Research Workshops

The network is committed to organising a series of research workshops that will expand our understanding of issues relating to experiences of life-limiting illness and well-being. Information about these workshops will be located on this page.

Chronic Illness and Well-Being

University of Liverpool, 10th June 2013

Foresight Centre, University of Liverpol

9.30 am – 6.30 pm

Our second research event will tackle the problem of how to map well-being during life-limiting illness: How is the sense of ‘who I am’ unsettled during life-limiting illness? What is the relationship between remorse, loss, guilt, shame, and fear to life-limiting illness? How can we accommodate new identities, bodily shapes and somatic capacities at this time? Does chronic illness fit with the current disability model? Is chronic illness a relational or social condition?

This workshop aims to attract a mixture of scholars and clinicians and will be open to the general public.

Arthur W Frank – acclaimed author of At the Will of the Body (1991, new edition 2002)The Wounded Storyteller: Body, Illness, and Ethics (1995); and The Renewal of Generosity: Illness, Medicine, and How to Live (2004)  – will give the plenary lecture , ‘Ways to Hope, Seeing Beauty.’

Claire Colebrook  will open the event with her paper ‘Learning to Die, Finally.’  Claire is Professor of English at Pennsylvania State University and the author of Milton, Evil and Literary History (Continuum 2008), Deleuze and the Meaning of Life (Continuum 2010), and William Blake and Digital Aesthetics (Continuum 2011).

Liz Bentley, ‘sit-down comedienne’, will entertain us with poetry, music and stories.

http://www.lizbentley.co.uk/

There will be three panel sessions on broad-ranging and multi-disciplinary topics including: the phenomenology of illness; reading and chronic pain; creative embodiment and politics; dementia and well-being.

Registration for this event is now open.  Full programme available here

Registration is free and will include lunch and refreshments, but please email l.k.green@liv.ac.uk to reserve a place.

 

Thinking About Dying?

University of Liverpool, Foresight Centre, 29 June 2012, 10.00-16.00

Is it possible to improve the subjective well-being of people with life-limiting illnesses and can we affirm life right up to death?

In what ways can cultures (which includes medical discourse and practice but also ways of life, art and popular culture) cultivate habits of mind and body that enable people to cope with (and possibly overcome) the feelings of loss and suffering that such illnesses may engender?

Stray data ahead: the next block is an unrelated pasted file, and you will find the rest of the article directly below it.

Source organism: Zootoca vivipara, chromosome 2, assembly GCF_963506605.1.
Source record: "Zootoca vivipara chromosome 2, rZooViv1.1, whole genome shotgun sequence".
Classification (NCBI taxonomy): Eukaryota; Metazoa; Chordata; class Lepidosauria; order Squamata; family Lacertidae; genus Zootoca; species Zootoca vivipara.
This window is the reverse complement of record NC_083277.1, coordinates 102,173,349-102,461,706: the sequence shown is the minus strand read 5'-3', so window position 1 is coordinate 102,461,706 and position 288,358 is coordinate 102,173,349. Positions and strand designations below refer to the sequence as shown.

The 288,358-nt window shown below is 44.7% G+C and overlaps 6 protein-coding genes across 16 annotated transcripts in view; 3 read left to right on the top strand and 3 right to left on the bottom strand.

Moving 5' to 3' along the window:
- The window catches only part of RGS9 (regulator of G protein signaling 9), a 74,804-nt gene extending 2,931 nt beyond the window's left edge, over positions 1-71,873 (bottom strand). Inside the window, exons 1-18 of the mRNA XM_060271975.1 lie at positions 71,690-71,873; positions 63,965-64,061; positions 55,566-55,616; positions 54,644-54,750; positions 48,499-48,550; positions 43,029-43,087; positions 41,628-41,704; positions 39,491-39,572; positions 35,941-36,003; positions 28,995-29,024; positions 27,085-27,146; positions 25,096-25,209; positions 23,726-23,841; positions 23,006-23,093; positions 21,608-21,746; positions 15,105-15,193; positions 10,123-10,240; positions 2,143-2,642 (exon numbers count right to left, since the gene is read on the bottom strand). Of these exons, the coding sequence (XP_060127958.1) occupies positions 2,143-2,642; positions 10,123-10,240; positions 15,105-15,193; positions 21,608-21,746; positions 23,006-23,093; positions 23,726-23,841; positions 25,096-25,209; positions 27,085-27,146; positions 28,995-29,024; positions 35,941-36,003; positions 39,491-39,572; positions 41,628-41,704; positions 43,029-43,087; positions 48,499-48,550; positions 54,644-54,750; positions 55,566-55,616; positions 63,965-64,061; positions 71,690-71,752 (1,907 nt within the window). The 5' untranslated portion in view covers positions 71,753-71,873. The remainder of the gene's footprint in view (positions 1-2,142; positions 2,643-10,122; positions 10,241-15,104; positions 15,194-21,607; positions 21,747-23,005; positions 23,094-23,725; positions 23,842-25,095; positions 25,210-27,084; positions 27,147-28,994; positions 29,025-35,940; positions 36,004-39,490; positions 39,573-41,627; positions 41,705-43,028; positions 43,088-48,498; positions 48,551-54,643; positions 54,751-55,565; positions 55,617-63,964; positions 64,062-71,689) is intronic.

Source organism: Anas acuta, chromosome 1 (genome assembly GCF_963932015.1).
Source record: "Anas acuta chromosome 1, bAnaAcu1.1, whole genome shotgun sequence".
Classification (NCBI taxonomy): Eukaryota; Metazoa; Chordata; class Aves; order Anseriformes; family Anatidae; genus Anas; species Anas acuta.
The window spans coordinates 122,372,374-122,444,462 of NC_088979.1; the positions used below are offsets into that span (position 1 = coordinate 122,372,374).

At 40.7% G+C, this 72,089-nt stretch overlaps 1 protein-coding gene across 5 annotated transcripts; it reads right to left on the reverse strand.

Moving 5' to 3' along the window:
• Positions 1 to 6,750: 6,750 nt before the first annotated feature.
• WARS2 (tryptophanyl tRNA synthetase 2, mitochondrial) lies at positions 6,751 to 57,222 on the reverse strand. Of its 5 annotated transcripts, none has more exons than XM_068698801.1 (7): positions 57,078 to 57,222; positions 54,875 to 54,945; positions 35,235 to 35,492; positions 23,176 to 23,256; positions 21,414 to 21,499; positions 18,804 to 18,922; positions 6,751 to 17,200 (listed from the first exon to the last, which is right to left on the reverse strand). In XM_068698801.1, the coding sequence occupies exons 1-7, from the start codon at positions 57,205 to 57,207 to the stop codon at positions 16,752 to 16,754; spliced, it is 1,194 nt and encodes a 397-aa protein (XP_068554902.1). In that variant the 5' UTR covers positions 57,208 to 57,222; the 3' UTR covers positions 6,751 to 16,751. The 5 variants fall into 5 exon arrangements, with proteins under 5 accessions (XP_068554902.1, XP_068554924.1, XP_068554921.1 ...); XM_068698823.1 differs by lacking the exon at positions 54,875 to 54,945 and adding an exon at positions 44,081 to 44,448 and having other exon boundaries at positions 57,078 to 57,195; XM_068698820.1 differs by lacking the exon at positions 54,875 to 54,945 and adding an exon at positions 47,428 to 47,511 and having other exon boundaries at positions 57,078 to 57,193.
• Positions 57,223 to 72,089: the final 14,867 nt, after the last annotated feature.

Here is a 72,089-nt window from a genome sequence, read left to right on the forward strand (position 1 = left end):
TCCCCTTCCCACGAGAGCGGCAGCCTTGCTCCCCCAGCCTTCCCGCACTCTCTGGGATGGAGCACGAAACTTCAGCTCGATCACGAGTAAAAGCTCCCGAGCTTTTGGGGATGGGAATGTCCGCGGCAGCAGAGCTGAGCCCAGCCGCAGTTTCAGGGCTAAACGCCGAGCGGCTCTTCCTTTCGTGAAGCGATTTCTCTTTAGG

These difficult questions were explored in a sensitive but compelling fashion by scholars at the Thinking about Dying? Research Workshop at the University of Liverpool.

Organised by the New Thinking on ‘Living with Dying’ Research Network, a collection of academics mainly from Philosophy but also healthcare backgrounds, Thinking about Dying? provided a range of perspectives and approaches to considering a most troubling yet fundamental issue facing human beings – our own mortality. As contributors demonstrated, considering issues of ‘living with dying’ involves confronting our understandings and assumptions of what ‘life’ and ‘living’ are. For, as Chris Bartley (an expert on Buddhist and Hindu ways of thinking about death) illustrated these understandings are culturally inflected and variable. However, facing these understandings also inevitably involves dealing with notions of self-identity; the body and the changes it may go through; as well as relationships with others. Indeed, even voicing or presenting issues relating to life-limiting illness can be a formidable challenge (whether for a doctor or the person experiencing illness) because there may be much that is irreducible to mere words. In the light of such challenges, contributors discussed a variety of modes that may be suitable for elucidating experiences of ‘living with dying’ – from documentary film to narrative – but also acknowledged that there are powerful ethical issues that are involved with the communication of such experiences.

Ultimately the ‘Living with Dying’ workshop raised a range of significant questions that Network members have only barely scratched the surface of. Through a continuing series of events and the development of projects it is hoped that, even if the questions can never be fully answered, the New Thinking on ‘Living with Dying’ Network will be at the forefront in confronting issues that are becoming increasingly urgent in societies where life expectancy is changing. Click here to go to film-maker and workshop contributor Amy Hardie’s review of the Thinking about Dying? event.

For its next event the Network will be working with DaDaFest 2012 (Disability and Deaf Arts Festival) in order to stage Changing Capacities: Changing Identities. This will be a vibrant public event that will feature presentations and performances from artists and academics that will interrogate established notions of ‘normal’ bodies and explore issues relating to bodily changes that are the result of illness or ‘disability’. See our public events page for updates on this event and also visit http://www.dadafest.co.uk/ for information on how to obtain tickets.